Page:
Stan’z, Larchmont

Healthy eaters love Stan’z oatmeal.

We women like cozy. We also like places where we don’t have to worry about figuring out how to divide the bill. Throw in some chef love—meaning the kitchen doesn’t mind catering to our often-particular tastes (e.g., low-fat milk as opposed to skim, omelets with egg whites, low-fat yogurt with fruit) and we’re in food heaven. Add sidewalk seating so we soak up the sun while gabbing with our friends and we’ve hit the jackpot. Which is why breakfast at Stan’z, a quaint neighborhood café, ranks up there as one of the most enjoyable around.

To start, you order at the counter and then sit down, meaning you can either pay up front or after your meal so you and your BFF can have separate checks (and no nitpicking when someone orders more than her share). In addition, the list of breakfast options is long and reasonable with Chef/Owner Steve Weishaus happy to accommodate special requests. Not that you really need them, as there is always something enticing on the menu. Even better: ever since the café expanded into the space next door in February, there is no more waiting in line for a table, leaving you time to linger over your frothy cappuccino.

Order Up: 26 Chatsworth Ave, Larchmont (914) 833-9760; breakfast is served daily from 7 am to 3 pm on weekdays; Saturdays and Sundays from 7:30 am.

 

When You Need a Central Place to Meet
City Limits Diner, White Plains

This breakfast favorite practically screams to you from the road with its gleaming art deco lights and promise of steaming mugs of coffee and dripping-with-butter silver dollar pancakes. The large dining room, which manages to be both a quintessential diner and a modern-day café, spans the ages and appeals to a variety of scenarios: powerbrokers making deals over vegetable frittatas, families bonding over decadent whipped-cream-soaked waffles, and elderly couples sharing the New York Times and a platter of fresh fruit.

The food—anything you want at pretty much any hour—is generally flawless, and the coffee is always fresh. The full breakfast menu ranges from novel takes on the classics—fluffy French toast smothered in a fresh berry compote—to innovative choices like Maryland lump crab-lobster cake Benedict with chive hollandaise sauce and a “City” sandwich filled with scrambled eggs, sausage, Monterey Jack, salsa verde, and salsa roja. Breakfast nirvana.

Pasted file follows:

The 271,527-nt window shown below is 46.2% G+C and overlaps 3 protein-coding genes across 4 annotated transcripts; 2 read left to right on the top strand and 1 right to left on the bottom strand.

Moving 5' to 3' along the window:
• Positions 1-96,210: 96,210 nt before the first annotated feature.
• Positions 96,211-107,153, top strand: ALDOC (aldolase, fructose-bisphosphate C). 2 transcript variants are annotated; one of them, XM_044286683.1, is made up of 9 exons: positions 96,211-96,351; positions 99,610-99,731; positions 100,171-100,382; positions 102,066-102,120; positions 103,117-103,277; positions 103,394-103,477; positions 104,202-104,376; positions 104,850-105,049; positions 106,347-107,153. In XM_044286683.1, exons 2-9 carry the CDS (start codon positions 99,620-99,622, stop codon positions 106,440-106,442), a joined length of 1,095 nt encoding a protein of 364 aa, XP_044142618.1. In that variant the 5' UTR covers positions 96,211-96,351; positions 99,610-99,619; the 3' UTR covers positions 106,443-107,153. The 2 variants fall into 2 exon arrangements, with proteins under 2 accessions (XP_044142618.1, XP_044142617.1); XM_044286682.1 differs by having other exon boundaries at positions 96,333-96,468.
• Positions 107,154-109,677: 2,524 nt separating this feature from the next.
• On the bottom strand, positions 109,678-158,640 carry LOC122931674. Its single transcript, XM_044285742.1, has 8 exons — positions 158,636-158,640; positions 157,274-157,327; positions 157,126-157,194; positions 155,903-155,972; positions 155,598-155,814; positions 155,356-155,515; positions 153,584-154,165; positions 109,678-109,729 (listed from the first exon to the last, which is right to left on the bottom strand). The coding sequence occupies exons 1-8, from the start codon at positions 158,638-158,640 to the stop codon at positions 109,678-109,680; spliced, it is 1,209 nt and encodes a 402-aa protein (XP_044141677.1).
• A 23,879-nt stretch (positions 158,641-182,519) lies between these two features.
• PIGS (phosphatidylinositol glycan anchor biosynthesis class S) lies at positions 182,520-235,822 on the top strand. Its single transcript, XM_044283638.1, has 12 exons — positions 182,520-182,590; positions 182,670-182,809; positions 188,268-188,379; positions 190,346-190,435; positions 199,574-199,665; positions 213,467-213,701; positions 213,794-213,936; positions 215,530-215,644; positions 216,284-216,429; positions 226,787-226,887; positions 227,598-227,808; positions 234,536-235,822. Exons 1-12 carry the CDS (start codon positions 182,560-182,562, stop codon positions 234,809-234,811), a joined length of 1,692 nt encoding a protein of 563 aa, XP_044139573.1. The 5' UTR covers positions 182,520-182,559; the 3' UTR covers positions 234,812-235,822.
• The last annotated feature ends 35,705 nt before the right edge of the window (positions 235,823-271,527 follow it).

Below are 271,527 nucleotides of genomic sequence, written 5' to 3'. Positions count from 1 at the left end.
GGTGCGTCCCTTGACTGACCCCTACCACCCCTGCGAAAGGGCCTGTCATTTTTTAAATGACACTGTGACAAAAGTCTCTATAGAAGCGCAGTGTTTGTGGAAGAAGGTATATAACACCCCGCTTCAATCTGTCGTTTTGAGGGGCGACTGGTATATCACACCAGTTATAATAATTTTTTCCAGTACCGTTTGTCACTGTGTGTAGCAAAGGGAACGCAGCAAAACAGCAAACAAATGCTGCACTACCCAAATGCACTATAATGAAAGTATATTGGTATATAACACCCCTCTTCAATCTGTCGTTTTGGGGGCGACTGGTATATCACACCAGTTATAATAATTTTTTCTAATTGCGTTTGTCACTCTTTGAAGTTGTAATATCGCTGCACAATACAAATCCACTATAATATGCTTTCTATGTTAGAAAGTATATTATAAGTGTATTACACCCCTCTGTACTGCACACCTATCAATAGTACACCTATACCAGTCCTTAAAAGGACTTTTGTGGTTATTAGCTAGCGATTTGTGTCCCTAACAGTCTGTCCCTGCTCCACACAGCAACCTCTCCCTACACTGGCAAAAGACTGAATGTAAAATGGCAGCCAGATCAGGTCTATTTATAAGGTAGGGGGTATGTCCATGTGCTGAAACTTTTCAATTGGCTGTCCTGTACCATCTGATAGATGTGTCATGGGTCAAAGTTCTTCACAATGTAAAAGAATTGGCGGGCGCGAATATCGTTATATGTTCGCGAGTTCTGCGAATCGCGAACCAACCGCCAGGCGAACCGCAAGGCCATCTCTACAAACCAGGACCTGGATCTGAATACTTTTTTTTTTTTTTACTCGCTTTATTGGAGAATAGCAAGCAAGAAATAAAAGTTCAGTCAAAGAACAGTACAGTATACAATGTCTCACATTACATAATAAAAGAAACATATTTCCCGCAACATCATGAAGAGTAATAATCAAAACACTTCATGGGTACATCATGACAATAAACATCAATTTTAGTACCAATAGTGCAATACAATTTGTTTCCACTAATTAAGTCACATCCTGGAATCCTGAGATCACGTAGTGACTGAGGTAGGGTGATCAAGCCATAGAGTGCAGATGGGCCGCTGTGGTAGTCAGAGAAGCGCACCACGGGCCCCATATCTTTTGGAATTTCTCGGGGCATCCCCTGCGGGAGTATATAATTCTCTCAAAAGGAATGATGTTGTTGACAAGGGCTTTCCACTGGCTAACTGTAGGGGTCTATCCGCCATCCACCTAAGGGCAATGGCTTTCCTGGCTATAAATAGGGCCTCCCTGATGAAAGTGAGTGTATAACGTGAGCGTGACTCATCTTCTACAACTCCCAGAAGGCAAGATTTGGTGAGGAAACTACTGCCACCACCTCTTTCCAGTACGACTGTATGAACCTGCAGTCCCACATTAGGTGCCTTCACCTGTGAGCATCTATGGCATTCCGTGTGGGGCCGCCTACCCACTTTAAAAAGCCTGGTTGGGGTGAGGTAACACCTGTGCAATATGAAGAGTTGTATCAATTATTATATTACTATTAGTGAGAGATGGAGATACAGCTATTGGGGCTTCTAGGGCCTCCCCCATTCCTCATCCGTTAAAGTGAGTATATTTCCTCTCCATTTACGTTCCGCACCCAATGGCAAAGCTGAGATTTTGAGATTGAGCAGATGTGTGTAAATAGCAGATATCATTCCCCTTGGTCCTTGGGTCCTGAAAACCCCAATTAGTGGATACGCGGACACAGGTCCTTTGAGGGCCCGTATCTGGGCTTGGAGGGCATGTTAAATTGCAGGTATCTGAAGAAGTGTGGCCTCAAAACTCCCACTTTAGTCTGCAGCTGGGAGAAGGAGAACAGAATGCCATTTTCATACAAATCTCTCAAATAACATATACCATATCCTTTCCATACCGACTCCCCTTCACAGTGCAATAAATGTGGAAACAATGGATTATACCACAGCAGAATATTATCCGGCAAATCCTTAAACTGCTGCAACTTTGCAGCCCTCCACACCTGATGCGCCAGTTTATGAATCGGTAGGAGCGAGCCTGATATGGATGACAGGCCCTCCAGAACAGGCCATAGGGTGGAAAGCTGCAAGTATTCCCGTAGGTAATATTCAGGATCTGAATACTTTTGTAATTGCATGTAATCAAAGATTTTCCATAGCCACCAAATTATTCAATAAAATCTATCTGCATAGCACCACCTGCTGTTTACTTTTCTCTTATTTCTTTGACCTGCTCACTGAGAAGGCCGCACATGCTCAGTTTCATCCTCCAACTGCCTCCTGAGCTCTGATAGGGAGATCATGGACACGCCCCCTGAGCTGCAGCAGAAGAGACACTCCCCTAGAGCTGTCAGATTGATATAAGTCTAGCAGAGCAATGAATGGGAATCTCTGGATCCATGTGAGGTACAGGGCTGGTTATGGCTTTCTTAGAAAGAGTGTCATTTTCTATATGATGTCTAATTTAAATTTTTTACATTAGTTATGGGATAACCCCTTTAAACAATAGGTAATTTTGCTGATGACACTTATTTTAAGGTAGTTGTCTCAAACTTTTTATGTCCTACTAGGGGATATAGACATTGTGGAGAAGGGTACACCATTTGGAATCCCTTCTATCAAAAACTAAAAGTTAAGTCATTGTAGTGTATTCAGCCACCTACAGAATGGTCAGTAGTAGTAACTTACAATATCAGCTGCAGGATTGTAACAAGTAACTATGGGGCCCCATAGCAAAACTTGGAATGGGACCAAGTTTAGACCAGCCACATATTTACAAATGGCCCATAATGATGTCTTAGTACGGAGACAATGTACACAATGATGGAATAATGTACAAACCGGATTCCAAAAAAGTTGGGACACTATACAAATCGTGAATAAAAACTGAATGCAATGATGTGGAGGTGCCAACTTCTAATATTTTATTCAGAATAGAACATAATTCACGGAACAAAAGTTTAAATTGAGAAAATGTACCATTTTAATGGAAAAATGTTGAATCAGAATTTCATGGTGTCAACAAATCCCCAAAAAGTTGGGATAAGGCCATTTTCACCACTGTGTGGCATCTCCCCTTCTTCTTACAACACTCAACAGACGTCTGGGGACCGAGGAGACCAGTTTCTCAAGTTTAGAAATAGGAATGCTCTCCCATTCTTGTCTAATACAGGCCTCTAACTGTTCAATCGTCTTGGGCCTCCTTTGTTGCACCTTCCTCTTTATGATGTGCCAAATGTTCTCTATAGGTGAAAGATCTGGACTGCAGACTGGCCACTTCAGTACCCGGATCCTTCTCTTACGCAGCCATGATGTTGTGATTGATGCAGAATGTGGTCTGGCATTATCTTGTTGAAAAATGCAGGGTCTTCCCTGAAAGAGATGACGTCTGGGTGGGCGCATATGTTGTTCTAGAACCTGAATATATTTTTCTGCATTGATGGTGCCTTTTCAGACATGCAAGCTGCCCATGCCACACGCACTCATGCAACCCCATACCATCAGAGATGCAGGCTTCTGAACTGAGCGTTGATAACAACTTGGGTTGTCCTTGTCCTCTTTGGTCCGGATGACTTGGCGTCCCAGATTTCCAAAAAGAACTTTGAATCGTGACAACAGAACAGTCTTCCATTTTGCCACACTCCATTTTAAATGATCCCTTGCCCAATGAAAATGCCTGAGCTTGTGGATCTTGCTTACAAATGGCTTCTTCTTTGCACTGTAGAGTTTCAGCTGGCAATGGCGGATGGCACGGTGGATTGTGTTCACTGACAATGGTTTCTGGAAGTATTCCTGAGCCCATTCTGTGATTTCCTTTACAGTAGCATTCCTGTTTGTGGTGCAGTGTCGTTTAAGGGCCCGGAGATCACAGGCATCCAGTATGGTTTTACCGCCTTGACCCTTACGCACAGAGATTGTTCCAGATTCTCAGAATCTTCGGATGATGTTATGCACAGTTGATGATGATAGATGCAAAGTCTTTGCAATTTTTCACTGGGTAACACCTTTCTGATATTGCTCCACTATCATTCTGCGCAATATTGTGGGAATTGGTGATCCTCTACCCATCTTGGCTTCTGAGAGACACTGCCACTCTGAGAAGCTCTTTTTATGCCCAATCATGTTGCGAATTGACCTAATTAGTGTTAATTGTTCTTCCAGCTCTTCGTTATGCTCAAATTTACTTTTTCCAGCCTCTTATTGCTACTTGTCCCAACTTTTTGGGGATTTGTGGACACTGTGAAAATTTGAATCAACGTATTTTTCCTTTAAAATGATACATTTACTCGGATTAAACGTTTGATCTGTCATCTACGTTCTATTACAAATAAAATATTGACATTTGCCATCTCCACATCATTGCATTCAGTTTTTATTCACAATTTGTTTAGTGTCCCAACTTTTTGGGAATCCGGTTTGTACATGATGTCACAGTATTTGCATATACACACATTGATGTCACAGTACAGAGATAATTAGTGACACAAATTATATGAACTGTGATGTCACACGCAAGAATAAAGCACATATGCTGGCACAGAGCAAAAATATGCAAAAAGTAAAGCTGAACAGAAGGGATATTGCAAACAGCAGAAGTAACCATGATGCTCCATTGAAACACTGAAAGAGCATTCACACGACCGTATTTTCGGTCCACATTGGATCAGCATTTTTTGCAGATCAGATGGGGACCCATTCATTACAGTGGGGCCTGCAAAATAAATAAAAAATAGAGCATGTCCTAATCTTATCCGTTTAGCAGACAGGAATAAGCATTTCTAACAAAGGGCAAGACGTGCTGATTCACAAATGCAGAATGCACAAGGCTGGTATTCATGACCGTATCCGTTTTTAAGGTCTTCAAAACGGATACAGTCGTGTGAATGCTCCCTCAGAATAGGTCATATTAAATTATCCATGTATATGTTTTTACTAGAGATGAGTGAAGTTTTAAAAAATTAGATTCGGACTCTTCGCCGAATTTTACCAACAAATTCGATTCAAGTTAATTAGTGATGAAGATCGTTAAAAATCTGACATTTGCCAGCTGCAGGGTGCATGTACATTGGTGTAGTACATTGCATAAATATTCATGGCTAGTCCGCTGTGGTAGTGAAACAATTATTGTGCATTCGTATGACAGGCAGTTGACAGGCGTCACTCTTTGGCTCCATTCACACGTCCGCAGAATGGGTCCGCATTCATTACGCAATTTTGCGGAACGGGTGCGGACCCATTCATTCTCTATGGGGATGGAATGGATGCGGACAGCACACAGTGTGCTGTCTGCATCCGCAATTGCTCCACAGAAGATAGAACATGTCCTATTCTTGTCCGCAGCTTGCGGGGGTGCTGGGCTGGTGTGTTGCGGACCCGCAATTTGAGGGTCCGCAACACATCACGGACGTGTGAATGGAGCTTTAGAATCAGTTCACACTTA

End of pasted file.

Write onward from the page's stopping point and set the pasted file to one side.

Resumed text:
Order Up: 200 Central Ave, White Plains (914) 686-9000; breakfast served from 8 am to 11 pm weekdays; until midnight on weekends.

When You Crave a Really Good Schmear (But Your Significant Other Wants Something Low-Cal)
Rye Ridge Deli, Rye Brook

Everyone needs a Jewish grandmother doting on them with hearty fare and enough leftovers to feed an army. At Rye Ridge Deli, pampering is a patient skill, meaning if you don’t see it on the extensive menu, you can create it. You know what I mean—anything on the side, with a new ingredient, without a new ingredient, toasted light, or hold the carbs. It’s almost like you can see the Seinfeld foursome sitting in a booth discussing “nothing” and yet “everything” because the menu is like a book and the eavesdropping is so universal (like going to Florida without going to Florida, if you know what I mean).

For those who want to indulge, there are sweet stacks of challah French toast, a nova-and-onion or pastrami omelet, an oversized plate of matzoh brie (yes, kids, this is what Grandma served at Passover and you can get year-round!), or a toasted pumpernickel bagel with what seems like a pound of cream cheese. While you’re deciding which decadent, high-fat dish to choose, your heart-healthy spouse can happily opt for egg whites scrambled with broccoli and a cup of steaming coffee with skim milk.

The oversized platters are pure deliciousness and remind me of my childhood, when I could indulge in oozing-with-cheese blintzes and chocolate ice-cream-sundae pancakes and not worry about my ever-expanding hips. Instead, these days, I get joy watching my kids order to their heart’s content while I nosh on a bowl of berries and silently toast my grandmother.

Order Up: 126 S Ridge St, Rye Brook (914) 937-2131; breakfast served 7:30 am to closing (usually 9 or 10 pm).

Where to Take the Kids (And Not Worry When They Spill Something)
Wobble Café, Ossining

How can you not love a place where children are welcomed with open arms? This homey cottage-like café has a worn, comfy sofa and a play area complete with used books and toys where little ones can color and sit on the floor while you savor the warmth and flavor of the rich, dark coffee (bonus: the beans are available to go).